Inside St. Mary’s

The stained glass window of “The Angel Choir” located in the choir loft. Photograph by Nick Kupensky.

The Windows of St. Mary’s

St. Mary's iconostasis
St. Mary’s iconostasis

When you walk into St. Mary’s, one of the most striking features is its art glass windows. The ten windows located in the nave of the church depict angels, saints, and scenes from the New Testament, and each row of windows forms a thematic pair progressing chronologically from Mary’s childhood to the resurrection if read by zigzagging from left to right, front to back. Many of their themes are tailored to the specific concerns of the parishioners and reveal clues about the political and cultural orientation of the church under Kubek’s leadership.

List of Art Glass Windows

  1. St. Anne and St. Mary
  2. The Immaculate Conception
  3. The Annunciation
  4. The Nativity of Jesus
  5. St. Mary and the Saints
  6. The Patronage of Our Lady
  7. Jesus Saving Peter
  8. Jesus Crowned with Thorns
  9. The Road to Calvary and the Women of Jerusalem
  10. The Resurrection
Odd numbers = left
Even numbers = right
Lower numbers = closer to iconostasis
Higher numbers = closer to narthex

Labor Imagery

St. Anne and St. Mary
St. Anne and St. Mary

References to labor and work occur a number of times. The first window is dedicated to St. Mary and her mother, St. Anne. Mary is adorned in silver vestments, which compels the viewer to recall that St. Anne is the patron saint of miners based upon comparisons of Mary and Jesus to the precious metals of silver and gold.

The third window depicts the Annunciation, in which an angel holds a banner that reads “Work and Pray.” The representation of Mary is drawn from the apocryphal Gospel of James, which indicates that Mary had woven the veil of the temple of Jerusalem later torn by Christ (illustrated by her spool of yarn). Joseph’s imagery comes from the Gospels of Matthew and Mark, which both reveal his profession to be a carpenter (illustrated by his long saw).

The Annunciation
The Annunciation

The fifth window (below) of St. Mary and the saints includes what is likely St. Isidore the Farmer, holding a handful of wheat. The patron saint of farmers and laborers, Isidore considered work both the “punishment of sin” and “a remedy against it” (Lives of the Saints).

Finally, in the back of the nave, we even find a shrine to “Our Lady of Mahanoy City,” which was enthroned in St. Mary’s in 1991 to commemorate the parish’s 100th anniversary. The icon depicts Mary seated on her heavenly throne in front of the iconostasis of St. Mary’s church. On her lap, Christ holds a bucket of anthracite coal as “a sign of the principle industry of the area and the great sacrifices of its inhabitants to unearth the coal for the benefit of others,” and he blesses the people “to indicate his continued loving concern and his presence among his people” (Dudick 1991).

Our Lady of Mahanoy City
“Our Lady of Mahanoy City” with Christ holding a bucket of anthracite coal.

The Patronage of St. Mary

The Road to Calvary and the Women of Jerusalem
The Road to Calvary

As the patroness of the parish, Mary’s role in the life of Christ predominates throughout the stained glass windows. The ninth window depicts the road to Calvary and the women of Jerusalem. Almost the entire window is dedicated to the agony of Mary over the suffering of her child. Christ is depicted on the margins of the window and occupies far less space than the reaction of the women. This choice may be informed by the Gospel of Luke, for when Jesus noticed the women “were beating their breasts and wailing for him,” he turned to them and said: “Daughters of Jerusalem, do not weep for me, but weep for yourselves and for your children” (Luke 23: 27-28).

The Patronage of Our Lady.
The Patronage of Our Lady.

The sixth window dedicated to the Patronage of Our Lady harmonizes with the theme of motherly protection, for Mary is shown to be answering the prayers of children, the poor, and the sick. The grace and power of St. Mary strongly influenced Kubek’s life and work, for these motifs resonate with his poem, “A Mother’s Love” (1923).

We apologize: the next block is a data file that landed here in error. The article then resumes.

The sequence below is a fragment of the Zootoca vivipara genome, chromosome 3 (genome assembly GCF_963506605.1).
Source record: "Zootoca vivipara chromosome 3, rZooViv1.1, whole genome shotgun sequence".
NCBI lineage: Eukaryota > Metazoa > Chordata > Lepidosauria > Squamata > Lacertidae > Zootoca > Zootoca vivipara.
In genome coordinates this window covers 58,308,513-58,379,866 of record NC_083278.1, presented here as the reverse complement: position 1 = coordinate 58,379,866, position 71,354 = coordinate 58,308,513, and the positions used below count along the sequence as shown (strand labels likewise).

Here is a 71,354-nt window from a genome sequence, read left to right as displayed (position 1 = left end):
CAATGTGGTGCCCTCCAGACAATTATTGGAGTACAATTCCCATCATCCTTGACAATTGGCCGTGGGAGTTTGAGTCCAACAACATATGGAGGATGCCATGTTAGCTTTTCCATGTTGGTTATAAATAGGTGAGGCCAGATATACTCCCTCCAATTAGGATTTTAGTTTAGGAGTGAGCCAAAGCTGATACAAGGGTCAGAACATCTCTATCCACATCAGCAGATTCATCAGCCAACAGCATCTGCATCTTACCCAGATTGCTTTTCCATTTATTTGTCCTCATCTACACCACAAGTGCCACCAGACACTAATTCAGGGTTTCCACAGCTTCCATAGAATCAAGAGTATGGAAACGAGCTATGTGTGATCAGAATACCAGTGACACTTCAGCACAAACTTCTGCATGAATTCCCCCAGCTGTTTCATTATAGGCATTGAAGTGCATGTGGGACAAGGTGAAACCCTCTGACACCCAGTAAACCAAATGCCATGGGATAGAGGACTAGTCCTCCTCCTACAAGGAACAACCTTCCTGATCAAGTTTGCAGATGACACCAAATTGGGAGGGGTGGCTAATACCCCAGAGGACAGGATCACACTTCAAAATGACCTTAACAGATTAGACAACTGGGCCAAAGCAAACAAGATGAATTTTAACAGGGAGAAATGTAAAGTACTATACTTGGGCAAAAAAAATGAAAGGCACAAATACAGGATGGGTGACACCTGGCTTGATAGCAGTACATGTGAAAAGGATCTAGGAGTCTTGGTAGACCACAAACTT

In “A Mother’s Love,” he adapts a folktale about the miraculous resurrection of a mother from the dead to ease the suffering of her poverty-stricken son. In the poem, three sons return home to attend their mother’s funeral, and as each of them approach the coffin, they plead for their mother to come back to life. Their reasons for doing so, however, widely differ, and what ultimately persuades the mother to intercede is neither the plea to bring more happiness to the first son’s thriving family nor the appeal to congratulate the second son on his great material wealth, but instead the protection of the third son, who has found himself hungry, impoverished, and despondent.

A Mother’s Love
By Emil Kubek

The first son arrived to visit her grave;
In a hole in the earth his mother now sleeps,
He asks and he begs for her to awake:
“Oh, Mother wake up, and come home with me,
I have a beautiful wife, as calm as a dove,
And wonderful kids, like flowers in May,
Oh, mother of ours, whom we showered with love,
How happy we’d be if you’d join us today.”
– – – All is quiet, the earth falls silent…
– – – And mother keeps on sleeping.

The second son came by horse to her grave,
And was handsomely dressed in a new tailored suit.
“Oh, mother wake up, and see what you’ve made.
I pulled myself up from the straps of my boots!
I’m the tsar’s right hand man, every battle I’ve won,
And the princes and counts bow before me,
Oh mother, get up, be proud of your son,
Come and share in my riches and glory!”
– – – All is quiet, the earth falls silent…
– – – And mother keeps on sleeping.

The smallest son came in old tattered clothes,
With tears in his eyes and cold pale cheeks.
He cried on her grave: “Oh mother of mine,
The depth of my sadness has made my heart weak;
I’ve searched far and wide for love – but in vain,
I’ve starved, and I’ve froze living out in the rain,
Oh mother get up, bring an end to my pain!”
– – – The coffin opened, and at that moment,
– – – She was risen from the dead.

Cyril and Methodius: The Apostles to the Slavs

The most elaborate art glass window may be the fifth, which depicts Mary and the saints. The artist’s choice of which saints to include and the way in which they are organized illuminates the many varied interests of St. Mary’s spiritual leader and his congregation. Western-leaning, Magyarophile, and Catholic, “St. Mary and the Saints” balances references to stoic self-sacrifice and playful humor, dedication to tradition and investment in the future, agricultural and industrial metaphors, Hungarian history and Slavic culture.